All the best magicians have the best assistants, and Dr. F was no exception. And while his whole story is lost in the ether, Kitty Wampus didn’t share his fate. She worked with Dr. F during his years working as an illusionist. It’s assumed she stopped working with him when he turned his attention to conjuring and more traditional forms of Magic. It’s also unclear just how close they were.
This piece is pretty much imposible to photograph well. The container is a plastic specimen jar a friend gave me.
This is for my upcoming show at School 33. The banner reads “Until Death Us Do Part, Yet Forever in the Heart.” This is an old soap case, which I presume once held soap. This scene shows the initial reunion of dead lovers in the Land of the Dead.
Thy body is a temple. Here are some of the deities found there, anthropomorphized for your connivence in a vintage laxative tin.
I’m sure I don’t have to explain this. Especially not the Virgin Thumbnail or Nosetradamus. I’m sure you aren’t going to ask.
No one is lonely in the Land of the Dead.
This is part two of “In the Eye of the Beholder,” where I consider the mourning aspect of “eye miniatures.” It would be a fine thing if we could still visit with our Loves by gazing into their painted eye portrait, should we become separated by the veil of physical mortality.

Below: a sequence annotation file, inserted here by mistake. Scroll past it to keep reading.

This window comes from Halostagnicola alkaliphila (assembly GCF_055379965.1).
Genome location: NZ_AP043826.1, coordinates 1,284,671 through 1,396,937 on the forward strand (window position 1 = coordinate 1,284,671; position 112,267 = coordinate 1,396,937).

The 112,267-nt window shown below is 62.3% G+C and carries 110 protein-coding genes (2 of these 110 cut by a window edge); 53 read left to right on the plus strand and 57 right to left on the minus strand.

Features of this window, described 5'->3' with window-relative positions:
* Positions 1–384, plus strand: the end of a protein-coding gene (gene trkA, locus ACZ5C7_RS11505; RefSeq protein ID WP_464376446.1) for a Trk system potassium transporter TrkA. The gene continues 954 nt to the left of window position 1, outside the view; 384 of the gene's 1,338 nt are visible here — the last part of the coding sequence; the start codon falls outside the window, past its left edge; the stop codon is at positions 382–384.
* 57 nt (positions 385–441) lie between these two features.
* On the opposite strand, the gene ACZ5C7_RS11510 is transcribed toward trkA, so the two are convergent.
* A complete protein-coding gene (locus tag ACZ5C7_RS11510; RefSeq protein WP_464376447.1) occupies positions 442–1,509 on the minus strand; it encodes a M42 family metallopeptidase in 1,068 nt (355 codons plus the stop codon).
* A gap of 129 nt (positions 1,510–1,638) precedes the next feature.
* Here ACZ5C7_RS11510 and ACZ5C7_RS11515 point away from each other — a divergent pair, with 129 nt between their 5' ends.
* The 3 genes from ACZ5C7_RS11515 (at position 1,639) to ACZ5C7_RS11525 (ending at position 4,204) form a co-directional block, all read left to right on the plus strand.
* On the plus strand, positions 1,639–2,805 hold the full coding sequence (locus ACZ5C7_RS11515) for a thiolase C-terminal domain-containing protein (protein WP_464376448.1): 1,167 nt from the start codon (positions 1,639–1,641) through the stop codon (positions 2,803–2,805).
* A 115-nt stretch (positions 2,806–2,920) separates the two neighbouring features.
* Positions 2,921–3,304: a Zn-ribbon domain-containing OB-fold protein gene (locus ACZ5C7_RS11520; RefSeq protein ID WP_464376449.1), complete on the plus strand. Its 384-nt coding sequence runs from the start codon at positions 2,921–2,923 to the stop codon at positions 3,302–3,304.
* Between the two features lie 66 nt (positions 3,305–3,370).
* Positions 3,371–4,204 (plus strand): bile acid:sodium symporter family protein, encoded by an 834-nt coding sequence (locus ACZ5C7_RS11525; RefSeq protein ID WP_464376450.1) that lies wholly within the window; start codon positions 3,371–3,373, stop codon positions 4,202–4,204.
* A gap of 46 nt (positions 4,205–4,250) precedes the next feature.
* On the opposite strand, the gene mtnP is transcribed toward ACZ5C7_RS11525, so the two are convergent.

Here, we have a street scene at the Port Authority of the Land of the Dead (inside another eye rinse cup) complete with hanging skull lanterns, musicians and the smallest raccoon I’ve yet to draw.
In 1785, Prince George of Wales fell in love with Maria Fitzherbert, a commoner. Because their love was forbidden, they had miniatures of their eyes painted for one another. They would carry these everywhere so that they could always gaze deeply into them without fear of being caught by the royal family. Even though Prince George was married to someone else, he was buried wearing Maria’s eye painting around his neck. Eye miniatures, or Lover’s Eyes, remained popular through Victorian times. They eventually took on a morbid quality and were worn as mourning jewelry (more on that here).
There’s something very appealing about carrying a part of your Love with you everywhere you go.
I’m participating in a show of eye miniatures in Germany. This diorama is in a vintage eye rinse cup; a beautiful woman as seen in her lover’s eye. The iris is translucent.
A diorama I did on vacation. It truly looks many, many times better in person. This scene shows the making of a ghoul. He is fresh from an open grave, having just lost his skin. We’ll see more from this fellow shortly.
Dr. F was captured by a dead grackle. All birds like shiny things, and dead grackles are no exception (Paper cut-outs in herring tin). More on Dr. F can be found in this previous post.